On some level, however, it also doesn’t sit right.
“It’s a catch-22, especially when you have a jersey like that,” the winger said of the NHL’s classic, storied threads. “You don’t want to mess with those too much.
“It’s tough, but we’ve got to make some money back any way we can.”
The NHL’s board of governors approved the plan to include sponsor patches on the front of jerseys last year. The NBA started selling jersey sponsorships in 2017-18, adding more than US$150 million in revenue to the league’s coffers on an annual basis.
Deputy commissioner Bill Daly said at last week’s NHL/NHLPA player media tour outside Las Vegas he expects roughly half his league’s 32 teams will have jersey patches this season — they will measure roughly nine centimetres by 7.5 centimetres — not because some can’t sell the space, but because the clubs can’t yet sell it for what it’s deemed to be worth.
“They’re going to be smart about it and make sure they get fair value for the real estate they’re giving up,” said Daly, who declined to put a dollar figure on what ads will mean to the league short-term.
“Over time, it’s going to be a significant source of revenue.”
NHL commissioner Gary Bettman had previously said the league would have to be dragged “kicking and screaming” for sponsor logos on jerseys to become a reality.
What it took was a pandemic.
“Just a matter of time, particularly with COVID,” said Richard Powers, an associate professor at the University of Toronto’s Rotman School of Management. “COVID saw reduction in revenues, they’re looking for other forms of income. This was inevitable.
“They started off at a slow pace. I don’t think we’re going to see ads like in NASCAR for a long time.”
The Canadiens were the first Original Six team to unveil a jersey sponsorship last week when Nick Suzuki was introduced as the 31st captain in franchise history — with an RBC patch opposite the “C” stitched on his chest.
The response from fans after seeing a corporate logo on the front of the team’s classic red, white and blue sweater was mixed at best, while Greenpeace Quebec criticized the club for inking a deal with what a spokesperson called, “The worst bank in Canada, the one that contributes the most to climate change.”
In terms of esthetics, Suzuki said he doesn’t mind the RBC logo.
“Just the way things are going in this generation,” he said. “I know people like the pure jersey. I would like that too. But it’s how it is.
“It’s where the NHL is going.”
The Leafs earlier this week unveiled their jersey sponsor patch — the Dairy Farmers of Ontario’s “Milk” logo.
The NHL added corporate sponsors to helmets ahead of the 2020-21 season, largely to help make pandemic-impacted business partners whole.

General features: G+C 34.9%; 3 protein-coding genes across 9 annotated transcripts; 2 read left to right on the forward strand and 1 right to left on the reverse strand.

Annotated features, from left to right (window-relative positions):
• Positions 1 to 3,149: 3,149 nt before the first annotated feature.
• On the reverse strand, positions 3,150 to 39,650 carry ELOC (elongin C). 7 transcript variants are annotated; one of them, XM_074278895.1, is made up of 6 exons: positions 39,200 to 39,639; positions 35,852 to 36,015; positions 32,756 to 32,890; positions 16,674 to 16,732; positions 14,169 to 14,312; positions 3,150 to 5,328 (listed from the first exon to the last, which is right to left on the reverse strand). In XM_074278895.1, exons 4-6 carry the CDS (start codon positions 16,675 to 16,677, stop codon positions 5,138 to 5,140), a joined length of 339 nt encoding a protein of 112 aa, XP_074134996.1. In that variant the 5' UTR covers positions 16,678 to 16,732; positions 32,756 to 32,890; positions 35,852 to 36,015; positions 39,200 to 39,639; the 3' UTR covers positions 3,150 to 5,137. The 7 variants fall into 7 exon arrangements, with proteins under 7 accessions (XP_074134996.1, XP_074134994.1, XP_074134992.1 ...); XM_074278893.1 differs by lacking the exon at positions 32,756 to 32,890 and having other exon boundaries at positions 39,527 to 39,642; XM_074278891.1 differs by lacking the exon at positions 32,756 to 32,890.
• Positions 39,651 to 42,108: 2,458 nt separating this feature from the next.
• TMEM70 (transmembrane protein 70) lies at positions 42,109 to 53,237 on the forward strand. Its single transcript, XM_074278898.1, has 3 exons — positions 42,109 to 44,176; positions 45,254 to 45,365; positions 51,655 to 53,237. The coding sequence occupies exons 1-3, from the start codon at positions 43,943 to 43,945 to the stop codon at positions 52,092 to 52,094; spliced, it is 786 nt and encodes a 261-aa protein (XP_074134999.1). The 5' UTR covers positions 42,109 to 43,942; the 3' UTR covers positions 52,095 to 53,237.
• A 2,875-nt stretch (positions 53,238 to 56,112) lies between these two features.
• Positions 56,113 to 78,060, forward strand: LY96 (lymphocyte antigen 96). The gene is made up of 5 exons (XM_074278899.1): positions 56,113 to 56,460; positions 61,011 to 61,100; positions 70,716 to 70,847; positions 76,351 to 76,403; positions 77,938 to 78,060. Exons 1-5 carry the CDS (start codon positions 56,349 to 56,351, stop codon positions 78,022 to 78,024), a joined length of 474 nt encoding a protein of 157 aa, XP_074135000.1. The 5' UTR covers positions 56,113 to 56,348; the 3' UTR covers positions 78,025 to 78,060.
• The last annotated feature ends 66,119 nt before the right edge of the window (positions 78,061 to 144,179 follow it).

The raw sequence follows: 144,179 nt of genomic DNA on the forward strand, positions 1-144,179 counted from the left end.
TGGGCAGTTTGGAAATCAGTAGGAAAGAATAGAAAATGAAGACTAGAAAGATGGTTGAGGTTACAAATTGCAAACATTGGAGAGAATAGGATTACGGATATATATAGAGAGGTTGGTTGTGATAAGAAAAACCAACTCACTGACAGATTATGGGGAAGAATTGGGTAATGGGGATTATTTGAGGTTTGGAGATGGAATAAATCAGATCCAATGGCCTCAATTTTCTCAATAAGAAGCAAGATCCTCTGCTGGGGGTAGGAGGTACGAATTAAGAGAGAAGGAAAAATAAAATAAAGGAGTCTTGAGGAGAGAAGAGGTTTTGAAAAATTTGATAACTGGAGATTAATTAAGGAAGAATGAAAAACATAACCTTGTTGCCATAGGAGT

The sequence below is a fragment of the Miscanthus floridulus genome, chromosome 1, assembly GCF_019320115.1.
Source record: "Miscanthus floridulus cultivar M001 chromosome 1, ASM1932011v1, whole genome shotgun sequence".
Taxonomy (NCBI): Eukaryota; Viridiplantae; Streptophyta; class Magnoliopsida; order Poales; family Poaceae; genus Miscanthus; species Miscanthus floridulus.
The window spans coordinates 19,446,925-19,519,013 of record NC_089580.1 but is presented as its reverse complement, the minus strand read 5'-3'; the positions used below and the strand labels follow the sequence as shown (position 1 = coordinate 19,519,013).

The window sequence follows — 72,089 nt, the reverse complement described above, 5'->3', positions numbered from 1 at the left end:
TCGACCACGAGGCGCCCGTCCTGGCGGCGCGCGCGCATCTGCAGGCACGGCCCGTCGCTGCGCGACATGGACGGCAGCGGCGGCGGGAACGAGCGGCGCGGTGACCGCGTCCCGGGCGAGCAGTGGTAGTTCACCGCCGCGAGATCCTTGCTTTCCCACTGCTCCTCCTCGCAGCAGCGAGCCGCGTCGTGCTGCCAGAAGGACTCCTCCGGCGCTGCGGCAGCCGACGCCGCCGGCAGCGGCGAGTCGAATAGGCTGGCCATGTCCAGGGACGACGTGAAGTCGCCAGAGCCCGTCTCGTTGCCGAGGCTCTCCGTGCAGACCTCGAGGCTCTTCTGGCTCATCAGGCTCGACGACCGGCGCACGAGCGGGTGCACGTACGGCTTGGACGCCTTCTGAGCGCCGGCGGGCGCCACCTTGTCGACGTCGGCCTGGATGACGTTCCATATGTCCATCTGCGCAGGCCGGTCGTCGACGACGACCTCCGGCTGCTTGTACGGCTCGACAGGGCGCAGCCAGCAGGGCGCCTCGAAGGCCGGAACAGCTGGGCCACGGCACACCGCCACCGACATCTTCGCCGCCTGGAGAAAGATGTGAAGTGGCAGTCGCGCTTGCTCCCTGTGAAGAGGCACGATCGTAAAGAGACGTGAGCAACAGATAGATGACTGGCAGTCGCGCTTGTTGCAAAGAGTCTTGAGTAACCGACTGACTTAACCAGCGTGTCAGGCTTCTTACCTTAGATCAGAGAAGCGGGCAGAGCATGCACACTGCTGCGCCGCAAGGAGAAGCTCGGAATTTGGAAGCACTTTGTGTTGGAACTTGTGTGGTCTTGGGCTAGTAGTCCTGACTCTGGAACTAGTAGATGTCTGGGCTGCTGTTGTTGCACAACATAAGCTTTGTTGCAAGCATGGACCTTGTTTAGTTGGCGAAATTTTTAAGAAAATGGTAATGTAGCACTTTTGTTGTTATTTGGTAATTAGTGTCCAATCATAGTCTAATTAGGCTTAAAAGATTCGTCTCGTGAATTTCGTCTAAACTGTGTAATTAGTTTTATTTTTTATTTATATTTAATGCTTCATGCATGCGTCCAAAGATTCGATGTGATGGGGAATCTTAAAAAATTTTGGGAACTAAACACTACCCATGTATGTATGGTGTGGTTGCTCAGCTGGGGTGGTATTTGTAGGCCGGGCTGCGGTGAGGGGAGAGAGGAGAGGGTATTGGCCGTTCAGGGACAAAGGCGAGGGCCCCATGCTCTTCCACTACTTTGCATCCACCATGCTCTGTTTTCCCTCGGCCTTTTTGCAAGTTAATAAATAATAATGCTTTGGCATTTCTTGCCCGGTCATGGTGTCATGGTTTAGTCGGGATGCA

“You knew something like that was coming,” Leafs captain John Tavares said of jersey patches. “We saw the helmet ads come in, which I think probably makes it a little bit easier to see.”
Vancouver Canucks head coach Bruce Boudreau, who played in the NHL when rink board advertisements were first being introduced, said he thinks a solitary sponsor logo on jerseys is just the beginning.
“If they’ve got the right colours, everything’s good,” he said, before adding of the Leafs’ sponsor: “Milk for kids — that’s a pretty good message, right?”
“We started to wear (ads) on helmets,” Calgary Flames head coach Darryl Sutter said. “You know jerseys is the next one.”
But Powers said the RBC blowback is an example of how teams will have to navigate this new arena of advertising.
“Their choices will be based on a risk-reward template and identifying those potential risks, and the likelihood that somebody is going to speak up,” he said. “Who would have imagined RBC getting controversy from that? But maybe (animal rights advocacy group) PETA comes in and says, ‘Listen, we can’t have milk on there because cows are being mistreated.’
“There’s risks with every decision.”
Players continue to owe NHL owners money as part of an extension to the collective bargaining agreement that helped get the league back up and running in the summer of 2020.
In short, the more hockey-related revenue — jerseys ads are now part of that pot — the sooner that cash gets recouped.
“It’s growing the brand,” Philadelphia Flyers winger Cam Atkinson said. “But I also love having that clean-cut jersey … the stickers on helmets, too. It still gets a little silly in my opinion, but I get it. Companies want to grow their brand on the best stage in the world, so I go back and forth.
“But I also like a clean-cut look.”
That’s now a thing of the past.
“I don’t think fans will be too upset,” Powers said. “I think they’ll appreciate it, particularly if this is the alternative to raising ticket prices.
“And maybe teams can keep the beer at $18 a pop.”
-With files from Gemma Karstens-Smith in Whistler, B.C., and Donna Spencer in Calgary.
This report by The Canadian Press was first published Sept. 23, 2022.
Follow @JClipperton_CP on Twitter.
Joshua Clipperton, The Canadian Press